This morning, our Sam Blazer touched on three defenseman that the Columbus Blue Jackets may select in July's NHL Entry Draft.
With the fifth overall pick, all three options have world-class skill and the ability to become a top blue line player for the team that selects them. The Blue Jackets no longer have David Savard, won't have Seth Jones for much longer, and behind Zach Werenski, don't have a true, solid top d-man. Choosing a defenseman would not be a bad strategy.
But the team also lacks weapons at the forward positions, and drafting an NHL-ready forward has the potential to give the scoring corp the shot in the arm it so desperately needs. Here are three options at forward for Columbus' fifth pick.
If Matt Beniers, who is highly unlikely to be available at #5, is the best overall forward in the draft, then Dylan Guenther is the best pure scorer of the bunch. He's spent part of the last three seasons with the Edmonton Oil Kings of the WHL, and has absolutely dominated: 78 total games, 41 goals, 46 assists, and 87 total points. A few years ago, during the 2017-18 season, he scored 103 points in 30 games (?!) playing with the under 15 Northern Alberta Xtreme in the Canadian Sport School Hockey League. No, it's not the NHL, but 103 points in 30 games is a jaw-dropper against what's supposed to be equal competition. He's creative, he's flashy, and he can score. The knock on him, and it's not really a knock, is that he's pretty exclusively a right winger. Columbus needs help across the board, but the wing slots are where they may need the least amount of help. Talent like Guenther would be hard to pass up, though.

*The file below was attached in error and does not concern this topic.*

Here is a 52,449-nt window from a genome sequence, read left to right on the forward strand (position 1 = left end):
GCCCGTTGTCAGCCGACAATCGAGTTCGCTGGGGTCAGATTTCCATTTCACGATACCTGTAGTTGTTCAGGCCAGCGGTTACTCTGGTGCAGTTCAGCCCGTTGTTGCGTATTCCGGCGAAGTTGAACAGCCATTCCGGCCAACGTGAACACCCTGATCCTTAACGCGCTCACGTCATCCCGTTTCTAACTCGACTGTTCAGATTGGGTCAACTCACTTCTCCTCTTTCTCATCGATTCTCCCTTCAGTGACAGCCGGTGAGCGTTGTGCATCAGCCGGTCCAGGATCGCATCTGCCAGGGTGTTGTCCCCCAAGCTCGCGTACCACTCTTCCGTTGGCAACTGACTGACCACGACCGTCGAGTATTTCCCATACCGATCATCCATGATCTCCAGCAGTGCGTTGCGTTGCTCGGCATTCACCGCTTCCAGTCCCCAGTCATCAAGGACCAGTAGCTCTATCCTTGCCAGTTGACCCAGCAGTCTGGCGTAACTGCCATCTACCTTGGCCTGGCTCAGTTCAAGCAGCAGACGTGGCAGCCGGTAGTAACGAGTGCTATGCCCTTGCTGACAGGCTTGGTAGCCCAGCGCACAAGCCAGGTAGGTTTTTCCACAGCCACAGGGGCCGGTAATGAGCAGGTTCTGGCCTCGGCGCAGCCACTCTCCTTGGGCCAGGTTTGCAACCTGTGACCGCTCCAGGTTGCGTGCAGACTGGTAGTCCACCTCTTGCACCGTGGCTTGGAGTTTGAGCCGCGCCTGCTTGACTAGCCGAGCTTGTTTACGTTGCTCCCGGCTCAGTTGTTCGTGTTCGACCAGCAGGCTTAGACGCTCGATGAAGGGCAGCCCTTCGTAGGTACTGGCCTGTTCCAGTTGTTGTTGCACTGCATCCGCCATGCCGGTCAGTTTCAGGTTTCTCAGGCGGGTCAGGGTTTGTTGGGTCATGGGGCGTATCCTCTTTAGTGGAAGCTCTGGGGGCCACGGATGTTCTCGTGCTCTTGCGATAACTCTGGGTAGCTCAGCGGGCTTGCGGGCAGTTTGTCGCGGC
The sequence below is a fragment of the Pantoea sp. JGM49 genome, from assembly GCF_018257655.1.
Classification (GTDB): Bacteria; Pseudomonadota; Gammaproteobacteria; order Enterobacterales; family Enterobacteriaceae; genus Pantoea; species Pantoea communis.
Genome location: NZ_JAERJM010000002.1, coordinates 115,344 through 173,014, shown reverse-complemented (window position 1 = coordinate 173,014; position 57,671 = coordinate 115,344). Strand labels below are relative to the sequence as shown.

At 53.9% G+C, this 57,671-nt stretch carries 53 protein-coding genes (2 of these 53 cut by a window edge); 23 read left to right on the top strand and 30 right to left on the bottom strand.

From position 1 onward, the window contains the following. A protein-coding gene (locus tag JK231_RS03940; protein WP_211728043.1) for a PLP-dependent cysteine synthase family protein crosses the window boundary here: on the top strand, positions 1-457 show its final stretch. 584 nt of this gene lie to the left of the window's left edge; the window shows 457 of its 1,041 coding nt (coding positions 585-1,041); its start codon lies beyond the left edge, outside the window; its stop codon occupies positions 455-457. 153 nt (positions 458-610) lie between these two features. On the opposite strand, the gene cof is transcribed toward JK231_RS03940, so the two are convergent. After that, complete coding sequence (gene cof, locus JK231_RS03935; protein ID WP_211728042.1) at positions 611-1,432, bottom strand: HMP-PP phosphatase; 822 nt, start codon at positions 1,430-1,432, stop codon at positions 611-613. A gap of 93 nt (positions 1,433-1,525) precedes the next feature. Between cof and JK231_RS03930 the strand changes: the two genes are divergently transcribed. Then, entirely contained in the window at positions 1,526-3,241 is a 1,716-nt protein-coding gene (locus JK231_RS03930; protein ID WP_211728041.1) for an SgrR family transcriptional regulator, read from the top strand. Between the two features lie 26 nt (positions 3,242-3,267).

At 5'10" and 175lbs, William Eklund relies on his speed and vision more than his size and strength. Most recently, he had 11 goals and 12 assists in 40 games in the Swedish Hockey League, and it was enough for the league to name him their rookie of the year for the 2020-21 season. While the numbers aren't eye-popping, he's consistent, he's smart, and he's versatile. Eklund can play any forward position on the ice, including center.
There is a lot of Michigan talent in the draft, and Kent Johnson is a name that won't get talked about like that of Owen Power and Beniers, but that doesn't mean it shouldn't. Johnson is a flashy center who put up 27 points in 26 games this season with The Team Up North. Sam Cosentino of Sportsnet says it best when he says that Johnson "may be the best-in-class when it comes to creativity and elusiveness with the puck on his stick." Good centers are hard to come by, and that only increases the value of Johnson.